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Learn A Southwestern Native Language
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  Working for the Indian Health Service here in Albuquerque brings me in contact with many Native American tribes. This page has a small collection of phrases I've collected from tribes bordering the Navajo Nation. The languages incorporated include Towa, Hopi, & Keres. Below I've compared these to the Navajo language. This gives a feel for how diverse these languages are though there's a close proximity.

I've also written them with the characters used to sound out Navajo words, so those who kno how to read these languages by methods used in their own tribes may see some differences in my spelling.

In time, I plan to add audio bytes spoken by a person who speaks that particular dialect. Thanks to the patients & co-workers from IHS hospital who contributed to this project & were patient enough to repeated these phrases over & over for me.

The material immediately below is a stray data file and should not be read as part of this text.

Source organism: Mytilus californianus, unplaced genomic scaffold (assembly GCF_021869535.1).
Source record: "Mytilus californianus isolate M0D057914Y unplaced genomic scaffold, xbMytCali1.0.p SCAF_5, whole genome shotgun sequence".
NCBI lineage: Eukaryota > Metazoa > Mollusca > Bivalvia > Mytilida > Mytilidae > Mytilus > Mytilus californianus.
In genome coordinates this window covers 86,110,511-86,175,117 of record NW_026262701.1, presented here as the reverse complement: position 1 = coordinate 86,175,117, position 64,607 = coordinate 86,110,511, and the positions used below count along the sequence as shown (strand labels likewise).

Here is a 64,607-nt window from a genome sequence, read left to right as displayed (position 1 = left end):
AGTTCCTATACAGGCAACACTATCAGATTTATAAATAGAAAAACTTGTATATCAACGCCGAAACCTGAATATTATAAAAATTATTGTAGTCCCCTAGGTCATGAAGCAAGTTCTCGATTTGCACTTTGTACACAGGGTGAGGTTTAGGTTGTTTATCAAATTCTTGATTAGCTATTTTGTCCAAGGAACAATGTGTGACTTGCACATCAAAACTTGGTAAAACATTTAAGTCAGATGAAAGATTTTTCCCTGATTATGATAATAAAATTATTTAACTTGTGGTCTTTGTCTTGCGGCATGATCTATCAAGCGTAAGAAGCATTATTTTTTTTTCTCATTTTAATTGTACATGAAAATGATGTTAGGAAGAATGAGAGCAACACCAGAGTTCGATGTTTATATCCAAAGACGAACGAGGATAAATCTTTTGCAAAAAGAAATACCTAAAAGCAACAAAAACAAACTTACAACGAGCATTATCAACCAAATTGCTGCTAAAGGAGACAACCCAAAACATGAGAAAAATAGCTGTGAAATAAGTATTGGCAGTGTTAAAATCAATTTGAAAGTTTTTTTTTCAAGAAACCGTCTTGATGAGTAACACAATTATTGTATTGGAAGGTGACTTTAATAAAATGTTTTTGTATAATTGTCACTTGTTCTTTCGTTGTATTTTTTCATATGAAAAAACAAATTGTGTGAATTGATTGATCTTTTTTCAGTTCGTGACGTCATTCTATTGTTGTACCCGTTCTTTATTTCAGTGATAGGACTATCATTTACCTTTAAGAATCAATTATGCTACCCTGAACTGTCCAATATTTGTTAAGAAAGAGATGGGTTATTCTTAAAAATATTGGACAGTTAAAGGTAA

Word/Phrase: Hopi (Oriyvii): Acoma (Keres): Navajo (Dink'ehj): Jemez (Towa):
Hello 'Um mu n m
(Are you hanging around?)

(men's word)
(Beautiful day, isn't it?)


Guuwts g dwh
(Are you fine?)

Y't'h Syeema
Goodbye h son n om bu yurik nah
(See you around)
(rolled r)
Hkoh kam
(Can I leave?)
Nhaa damong
(See you around)
Thank You
D'w'h 'Ahhee' T' k'anomp'h
What are you doing?
Dz qw gdii kwih
(What's going on?)
(kwih is almost silent)
H't'sh baa nanin?
(If asking one person)
Doo baa naashh da
(I'm not doing anything)
Ndaga' h
Aoo' o
(Like saying Oh!)
I'm lazy

Shi hy' Y'kii'kimii
I'm just kidding
T' dshn

In parenthesis, the literal meaning is shown. For those who speak multiple languages understand that it is hard to translate phrases across languages for some words.

From this "little" project I learned that the Pueblo languages are gender-specific, in that men will speak one way & women will respond in another. The Navajo language is not this way.